The ouster of Egypt’s president, Mohammed Morsi, by the country’s military raises disturbing questions about the future of democracy in the Middle East and about the response of the U.S. government to the coup. One wonders whether the Arab Spring is turning into an Arab freeze.
The Muslim Brotherhood won a decisive victory in Egypt’s 2012 elections. It was with much anticipation that Mr. Morsi became the first popularly elected president in Egyptian history.
To his credit, Mr. Morsi tried to mend fences with Egypt’s neighbors. He said he was committed to abide by his country’s peace treaty with Israel. He promised to end corruption and put Egypt on a sound financial footing.
What he did not know was that in Egypt, the military still calls the shots and is loath to accept any change. The security establishment is commonly referred to as the Deep State.
So the Deep State — with the tacit approval of Washington — engineered massive demonstrations against Mr. Morsi. Using the flimsy pretext of public discontentment with Mr. Morsi, the Deep State removed him.
A coup by any other name is still a coup. But the Obama Administration decided not to call it a coup. The army brass dismissed an elected government, and we are still trying to gloss over the act.
One reason for this soft-pedaling is that after a coup, U.S. aid is supposed to be cut off. In Egypt’s case, that’s $1.5 billion a year.
The coup is hailed by some as a democratic achievement, in which the power of the people forced the army to dismiss the government. It seems that street demonstrations have replaced the ballot box.
When President George W. Bush and his western allies were planning to attack Iraq in 2002, there were massive demonstrations against the pending war, in the United States and across Europe. Mr. Bush was unfazed and committed the biggest folly of his presidency. It cost more than $1 trillion, 4,500 American lives, and more than a half million Iraqi lives.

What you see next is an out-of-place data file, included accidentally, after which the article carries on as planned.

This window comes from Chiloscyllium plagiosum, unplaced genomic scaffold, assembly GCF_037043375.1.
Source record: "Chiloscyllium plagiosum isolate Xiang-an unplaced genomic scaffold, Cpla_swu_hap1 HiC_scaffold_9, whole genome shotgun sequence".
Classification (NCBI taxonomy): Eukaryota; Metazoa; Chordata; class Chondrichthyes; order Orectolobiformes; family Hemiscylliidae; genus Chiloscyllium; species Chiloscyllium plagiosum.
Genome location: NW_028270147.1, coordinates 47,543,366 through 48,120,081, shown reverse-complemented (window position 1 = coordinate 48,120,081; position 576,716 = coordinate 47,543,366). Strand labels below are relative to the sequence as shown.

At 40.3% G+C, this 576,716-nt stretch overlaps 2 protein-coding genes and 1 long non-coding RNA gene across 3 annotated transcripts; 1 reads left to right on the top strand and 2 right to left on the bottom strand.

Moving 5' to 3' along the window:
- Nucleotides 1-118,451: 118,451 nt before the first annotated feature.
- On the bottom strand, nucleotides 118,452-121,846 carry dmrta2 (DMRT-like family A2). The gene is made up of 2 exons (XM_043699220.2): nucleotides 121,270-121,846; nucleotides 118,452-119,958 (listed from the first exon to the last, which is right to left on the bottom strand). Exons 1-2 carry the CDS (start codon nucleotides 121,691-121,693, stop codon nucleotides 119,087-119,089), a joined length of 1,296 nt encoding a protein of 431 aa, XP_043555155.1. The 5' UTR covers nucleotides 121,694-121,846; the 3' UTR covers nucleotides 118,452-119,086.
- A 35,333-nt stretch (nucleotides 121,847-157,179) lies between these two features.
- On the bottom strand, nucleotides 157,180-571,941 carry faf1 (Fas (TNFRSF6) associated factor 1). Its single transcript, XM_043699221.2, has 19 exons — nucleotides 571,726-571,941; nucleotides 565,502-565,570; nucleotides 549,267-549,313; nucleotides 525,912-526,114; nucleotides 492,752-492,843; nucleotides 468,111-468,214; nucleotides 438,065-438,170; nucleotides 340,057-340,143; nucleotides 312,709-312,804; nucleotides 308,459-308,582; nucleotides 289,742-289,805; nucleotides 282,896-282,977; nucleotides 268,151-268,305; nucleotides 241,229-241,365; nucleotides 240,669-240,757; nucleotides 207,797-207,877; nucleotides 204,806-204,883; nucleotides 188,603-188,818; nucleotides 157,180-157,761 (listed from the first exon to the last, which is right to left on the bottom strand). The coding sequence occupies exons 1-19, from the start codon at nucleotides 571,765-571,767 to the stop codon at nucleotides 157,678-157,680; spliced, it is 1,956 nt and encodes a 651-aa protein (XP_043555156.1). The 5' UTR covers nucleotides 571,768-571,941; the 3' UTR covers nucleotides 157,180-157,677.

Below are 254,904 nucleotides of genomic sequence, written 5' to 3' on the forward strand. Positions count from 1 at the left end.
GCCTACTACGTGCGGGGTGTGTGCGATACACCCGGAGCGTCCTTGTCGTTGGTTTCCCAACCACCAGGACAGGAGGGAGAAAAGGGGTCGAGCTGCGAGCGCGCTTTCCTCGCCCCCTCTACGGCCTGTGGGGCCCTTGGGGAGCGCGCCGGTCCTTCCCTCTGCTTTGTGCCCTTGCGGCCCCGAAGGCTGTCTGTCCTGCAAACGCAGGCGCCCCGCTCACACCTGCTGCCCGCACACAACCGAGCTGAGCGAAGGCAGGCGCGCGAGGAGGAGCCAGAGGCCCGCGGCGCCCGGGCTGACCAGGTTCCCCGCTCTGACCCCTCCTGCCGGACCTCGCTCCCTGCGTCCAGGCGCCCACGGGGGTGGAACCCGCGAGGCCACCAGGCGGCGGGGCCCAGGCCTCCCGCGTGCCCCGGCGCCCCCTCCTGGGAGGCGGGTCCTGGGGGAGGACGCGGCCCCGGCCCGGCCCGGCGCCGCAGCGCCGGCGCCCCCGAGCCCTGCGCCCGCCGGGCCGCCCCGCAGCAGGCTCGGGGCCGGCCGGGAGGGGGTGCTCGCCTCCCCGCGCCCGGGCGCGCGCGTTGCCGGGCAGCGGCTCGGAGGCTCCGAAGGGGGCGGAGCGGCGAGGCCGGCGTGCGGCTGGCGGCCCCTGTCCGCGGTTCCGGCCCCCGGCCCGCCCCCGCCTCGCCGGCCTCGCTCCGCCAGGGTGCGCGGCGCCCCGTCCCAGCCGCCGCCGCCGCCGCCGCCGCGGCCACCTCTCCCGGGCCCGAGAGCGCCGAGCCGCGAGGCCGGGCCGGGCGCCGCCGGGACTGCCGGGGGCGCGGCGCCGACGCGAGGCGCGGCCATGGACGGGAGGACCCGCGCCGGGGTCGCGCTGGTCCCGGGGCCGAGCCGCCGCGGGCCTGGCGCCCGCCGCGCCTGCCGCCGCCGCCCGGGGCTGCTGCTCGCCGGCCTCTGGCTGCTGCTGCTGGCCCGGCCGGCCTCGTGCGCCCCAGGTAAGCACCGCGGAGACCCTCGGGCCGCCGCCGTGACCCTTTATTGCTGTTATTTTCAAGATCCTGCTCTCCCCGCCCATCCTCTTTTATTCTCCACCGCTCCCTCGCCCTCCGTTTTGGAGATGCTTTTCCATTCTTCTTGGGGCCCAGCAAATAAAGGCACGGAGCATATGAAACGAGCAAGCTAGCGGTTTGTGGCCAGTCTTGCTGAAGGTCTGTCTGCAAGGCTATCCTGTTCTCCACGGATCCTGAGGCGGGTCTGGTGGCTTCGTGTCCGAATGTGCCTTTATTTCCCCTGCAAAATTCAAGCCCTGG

The transition from autocratic rule to democracy is difficult. Nascent democracies struggle with keeping a balance between the entrenched bureaucracy — including armed forces — and the urgency of bringing relief to the people. But it can be done.
Most of South America, once the domain of military dictatorships, has made the transition to democracy. Turkey’s government has successfully removed the army’s stranglehold on the democratic process. Indonesia, a majority Muslim country, also has moved successfully from military dictatorship to democracy.
But the United States loves dictators. Pakistan’s democratic process was set back 10 years when Pervez Musharraf toppled the democratically elected government of Nawaz Sharif in 1999.
Mr. Sharif wanted to replace Mr. Musharraf with a general to his liking. Mr. Sharif is now back in the saddle, and Mr. Musharraf is charged with treason for suspending the constitution in 1999.
We don’t know the real reasons behind Mr. Morsi’s ouster. Secular and liberal Egyptians always have disliked the Muslim Brotherhood for its religious overtones.
Since the Muslim Brotherhood’s creation in 1928 by a religious scholar and schoolteacher, Hasan al-Banna, as a religious, social, and political movement, successive Egyptian governments have been suspicious of and at odds with the group. But despite official repression, it continued to grow.
In time, it became a model of political activism and Islamic charity work. Though Egyptian in origin, the movement has members and sympathizers across the Arab world.
The movement has been brutally suppressed by successive Egyptian governments since 1948. In recent decades, the party was banned from political activity. The ban was lifted three years ago, at the end of Hosni Mubarak’s presidency.
The Egyptian secular and liberal establishments, including the security services, have been hostile to the Brotherhood. They feared that the Brotherhood would usher in a repressive religious government, similar to the Taliban in Afghanistan. But during the Brotherhood’s yearlong rule, no such thing happened.
As with other such parties in the Islamic world, this party has changed with the passage of time. Economic realities, international relations, and protection of minorities and women are things they have come to accept.
For democracy to take root in the Middle East, grass-roots parties have to play their part in the transition. Pre-emptive strikes against democracy, as in Algeria in 1990 by a U.S.-and French-backed military coup that plunged the country into a nine-year civil war, are not the way to nourish democracy.
Dr. S. Amjad Hussain is a retired Toledo surgeon whose column appears every other week in The Blade.
Contact him at: firstname.lastname@example.org